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marcus

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http://arxiv.org/abs/0805.1265

Song He, Yidun Wan

28 pages, 5 figures

(Submitted on 9 May 2008)

"We study the discrete transformations of four-valent braid excitations of framed spin networks embedded in a topological three-manifold. We show that four-valent braids allow seven and only seven discrete transformations. These transformations can be uniquely mapped to C, P, T, and their products. Each CPT multiplet of actively-interacting braids is found to be uniquely characterized by a non-negative integer. Finally, braid interactions turn out to be invariant under C, P, and T."

I think this is an important paper. It is the companion of another He-Wan paper that I nominated last week for this quarter's MVP (most valuable non-string QG research) prediction poll. The braid-matter program is high risk. It began as a long shot with only a slim chance of working out. It was not at all clear that braids (in this case in four-valent networks used to describe states of geometry and gravity) would turn out to reproduce some of the basic patterns of matter----key symmetries and invariants. This paper is, for me, the first sign that braid-matter might work. Others might see differently and I would be glad to have some comments.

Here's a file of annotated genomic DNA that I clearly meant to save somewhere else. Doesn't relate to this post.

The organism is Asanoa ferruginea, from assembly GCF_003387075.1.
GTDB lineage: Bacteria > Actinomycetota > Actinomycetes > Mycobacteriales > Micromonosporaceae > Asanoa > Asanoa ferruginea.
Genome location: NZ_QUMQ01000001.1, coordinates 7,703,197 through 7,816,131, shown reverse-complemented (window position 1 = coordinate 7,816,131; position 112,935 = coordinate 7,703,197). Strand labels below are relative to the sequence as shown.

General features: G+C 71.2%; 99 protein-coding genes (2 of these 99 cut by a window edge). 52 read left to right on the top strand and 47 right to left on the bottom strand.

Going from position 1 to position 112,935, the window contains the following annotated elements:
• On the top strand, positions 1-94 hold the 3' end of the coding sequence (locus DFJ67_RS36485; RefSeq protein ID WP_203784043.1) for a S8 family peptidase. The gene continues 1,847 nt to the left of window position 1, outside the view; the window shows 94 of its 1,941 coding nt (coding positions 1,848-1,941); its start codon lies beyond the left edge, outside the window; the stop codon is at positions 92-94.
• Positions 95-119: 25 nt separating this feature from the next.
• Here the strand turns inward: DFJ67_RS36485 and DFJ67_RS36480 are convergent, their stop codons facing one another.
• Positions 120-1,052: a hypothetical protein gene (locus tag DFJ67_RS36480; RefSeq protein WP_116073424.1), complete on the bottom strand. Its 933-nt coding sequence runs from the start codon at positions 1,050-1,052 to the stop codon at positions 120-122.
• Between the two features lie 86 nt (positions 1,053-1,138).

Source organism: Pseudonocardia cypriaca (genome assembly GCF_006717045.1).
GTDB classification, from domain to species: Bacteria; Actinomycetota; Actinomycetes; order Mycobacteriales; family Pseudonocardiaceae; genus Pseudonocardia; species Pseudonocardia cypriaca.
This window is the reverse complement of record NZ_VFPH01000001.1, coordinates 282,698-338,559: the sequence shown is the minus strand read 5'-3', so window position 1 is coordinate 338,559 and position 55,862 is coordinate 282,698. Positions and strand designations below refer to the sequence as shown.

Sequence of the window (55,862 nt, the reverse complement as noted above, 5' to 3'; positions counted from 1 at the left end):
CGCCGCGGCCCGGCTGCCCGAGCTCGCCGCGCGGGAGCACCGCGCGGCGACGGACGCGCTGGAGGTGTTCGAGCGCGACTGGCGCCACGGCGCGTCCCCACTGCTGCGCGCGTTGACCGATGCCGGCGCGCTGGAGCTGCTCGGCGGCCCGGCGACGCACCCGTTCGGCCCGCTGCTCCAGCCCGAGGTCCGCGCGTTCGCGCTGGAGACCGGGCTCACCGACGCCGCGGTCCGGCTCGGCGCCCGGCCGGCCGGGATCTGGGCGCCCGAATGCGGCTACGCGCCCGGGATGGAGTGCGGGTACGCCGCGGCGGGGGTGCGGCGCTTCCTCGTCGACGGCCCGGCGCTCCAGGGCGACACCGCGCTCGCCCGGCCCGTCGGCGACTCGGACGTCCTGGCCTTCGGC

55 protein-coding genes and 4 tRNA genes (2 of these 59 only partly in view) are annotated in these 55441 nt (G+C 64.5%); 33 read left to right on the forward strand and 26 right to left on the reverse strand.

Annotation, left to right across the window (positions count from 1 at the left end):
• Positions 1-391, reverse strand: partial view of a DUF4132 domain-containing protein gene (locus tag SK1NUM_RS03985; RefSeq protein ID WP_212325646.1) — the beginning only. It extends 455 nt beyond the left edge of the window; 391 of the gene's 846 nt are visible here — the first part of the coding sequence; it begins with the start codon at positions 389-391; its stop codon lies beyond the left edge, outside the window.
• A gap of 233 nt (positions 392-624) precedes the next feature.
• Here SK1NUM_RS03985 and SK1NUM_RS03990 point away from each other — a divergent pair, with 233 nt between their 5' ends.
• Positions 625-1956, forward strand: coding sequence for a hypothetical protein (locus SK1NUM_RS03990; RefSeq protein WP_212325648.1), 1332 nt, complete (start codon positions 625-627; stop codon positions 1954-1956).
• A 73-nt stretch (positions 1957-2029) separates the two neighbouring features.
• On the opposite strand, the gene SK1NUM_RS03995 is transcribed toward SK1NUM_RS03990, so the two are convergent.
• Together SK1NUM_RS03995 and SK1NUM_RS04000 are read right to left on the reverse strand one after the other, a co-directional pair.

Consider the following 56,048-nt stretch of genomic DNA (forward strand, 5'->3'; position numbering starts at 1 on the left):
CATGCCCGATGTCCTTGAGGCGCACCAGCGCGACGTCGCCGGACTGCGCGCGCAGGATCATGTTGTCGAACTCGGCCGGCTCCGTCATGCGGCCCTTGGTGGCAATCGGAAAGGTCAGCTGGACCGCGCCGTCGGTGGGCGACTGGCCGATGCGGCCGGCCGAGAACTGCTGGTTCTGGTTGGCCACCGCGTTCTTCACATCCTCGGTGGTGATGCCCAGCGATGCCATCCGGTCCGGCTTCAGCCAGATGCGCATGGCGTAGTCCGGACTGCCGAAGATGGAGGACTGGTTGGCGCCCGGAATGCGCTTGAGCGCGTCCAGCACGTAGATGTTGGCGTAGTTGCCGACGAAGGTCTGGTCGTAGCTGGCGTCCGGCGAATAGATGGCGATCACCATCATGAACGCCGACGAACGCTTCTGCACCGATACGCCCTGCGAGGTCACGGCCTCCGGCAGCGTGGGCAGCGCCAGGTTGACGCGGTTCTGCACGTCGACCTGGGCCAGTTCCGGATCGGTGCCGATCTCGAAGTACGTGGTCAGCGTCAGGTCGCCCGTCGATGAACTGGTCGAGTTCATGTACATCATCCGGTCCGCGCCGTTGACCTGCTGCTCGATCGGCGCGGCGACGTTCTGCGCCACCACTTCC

In any case the whole thing is very new. It goes back only to Bilson-Thompson's work in 2005----which had braids but without the context of four-valent networks.

**C, P, and T of Braid Excitations in Quantum Gravity**Song He, Yidun Wan

28 pages, 5 figures

(Submitted on 9 May 2008)

"We study the discrete transformations of four-valent braid excitations of framed spin networks embedded in a topological three-manifold. We show that four-valent braids allow seven and only seven discrete transformations. These transformations can be uniquely mapped to C, P, T, and their products. Each CPT multiplet of actively-interacting braids is found to be uniquely characterized by a non-negative integer. Finally, braid interactions turn out to be invariant under C, P, and T."

I think this is an important paper. It is the companion of another He-Wan paper that I nominated last week for this quarter's MVP (most valuable non-string QG research) prediction poll. The braid-matter program is high risk. It began as a long shot with only a slim chance of working out. It was not at all clear that braids (in this case in four-valent networks used to describe states of geometry and gravity) would turn out to reproduce some of the basic patterns of matter----key symmetries and invariants. This paper is, for me, the first sign that braid-matter might work. Others might see differently and I would be glad to have some comments.

In any case the whole thing is very new. It goes back only to Bilson-Thompson's work in 2005----which had braids but without the context of four-valent networks.

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